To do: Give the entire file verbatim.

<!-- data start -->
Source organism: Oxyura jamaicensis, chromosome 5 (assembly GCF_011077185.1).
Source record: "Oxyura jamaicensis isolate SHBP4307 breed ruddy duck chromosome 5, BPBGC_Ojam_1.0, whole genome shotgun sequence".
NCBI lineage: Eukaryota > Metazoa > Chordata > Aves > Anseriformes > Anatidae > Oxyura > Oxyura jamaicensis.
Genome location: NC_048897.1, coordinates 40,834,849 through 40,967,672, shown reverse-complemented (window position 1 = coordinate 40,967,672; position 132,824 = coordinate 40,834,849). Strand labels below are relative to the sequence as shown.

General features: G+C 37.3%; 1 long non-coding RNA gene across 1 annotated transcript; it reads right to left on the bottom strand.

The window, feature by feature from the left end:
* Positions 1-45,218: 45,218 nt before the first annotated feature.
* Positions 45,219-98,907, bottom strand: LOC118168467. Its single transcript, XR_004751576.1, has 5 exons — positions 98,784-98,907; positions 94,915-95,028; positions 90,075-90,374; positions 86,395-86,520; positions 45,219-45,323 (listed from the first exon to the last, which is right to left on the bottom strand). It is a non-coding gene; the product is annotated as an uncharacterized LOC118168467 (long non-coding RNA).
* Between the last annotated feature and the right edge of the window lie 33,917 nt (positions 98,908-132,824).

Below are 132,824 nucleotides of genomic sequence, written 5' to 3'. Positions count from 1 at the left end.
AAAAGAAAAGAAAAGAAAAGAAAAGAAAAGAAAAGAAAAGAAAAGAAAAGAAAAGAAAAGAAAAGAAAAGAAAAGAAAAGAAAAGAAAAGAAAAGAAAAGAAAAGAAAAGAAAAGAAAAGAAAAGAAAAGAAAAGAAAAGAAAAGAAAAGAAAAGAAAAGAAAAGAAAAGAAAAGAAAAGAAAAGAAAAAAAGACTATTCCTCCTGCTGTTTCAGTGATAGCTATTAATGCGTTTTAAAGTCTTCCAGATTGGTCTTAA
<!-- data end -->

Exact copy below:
Source organism: Oxyura jamaicensis, chromosome 5 (assembly GCF_011077185.1).
Source record: "Oxyura jamaicensis isolate SHBP4307 breed ruddy duck chromosome 5, BPBGC_Ojam_1.0, whole genome shotgun sequence".
NCBI lineage: Eukaryota > Metazoa > Chordata > Aves > Anseriformes > Anatidae > Oxyura > Oxyura jamaicensis.
Genome location: NC_048897.1, coordinates 40,834,849 through 40,967,672, shown reverse-complemented (window position 1 = coordinate 40,967,672; position 132,824 = coordinate 40,834,849). Strand labels below are relative to the sequence as shown.

General features: G+C 37.3%; 1 long non-coding RNA gene across 1 annotated transcript; it reads right to left on the bottom strand.

The window, feature by feature from the left end:
* Positions 1-45,218: 45,218 nt before the first annotated feature.
* Positions 45,219-98,907, bottom strand: LOC118168467. Its single transcript, XR_004751576.1, has 5 exons — positions 98,784-98,907; positions 94,915-95,028; positions 90,075-90,374; positions 86,395-86,520; positions 45,219-45,323 (listed from the first exon to the last, which is right to left on the bottom strand). It is a non-coding gene; the product is annotated as an uncharacterized LOC118168467 (long non-coding RNA).
* Between the last annotated feature and the right edge of the window lie 33,917 nt (positions 98,908-132,824).

Below are 132,824 nucleotides of genomic sequence, written 5' to 3'. Positions count from 1 at the left end.
AAAAGAAAAGAAAAGAAAAGAAAAGAAAAGAAAAGAAAAGAAAAGAAAAGAAAAGAAAAGAAAAGAAAAGAAAAGAAAAGAAAAGAAAAGAAAAGAAAAGAAAAGAAAAGAAAAGAAAAGAAAAGAAAAGAAAAGAAAAGAAAAGAAAAGAAAAGAAAAGAAAAGAAAAGAAAAGAAAAGAAAAGAAAAAAAGACTATTCCTCCTGCTGTTTCAGTGATAGCTATTAATGCGTTTTAAAGTCTTCCAGATTGGTCTTAA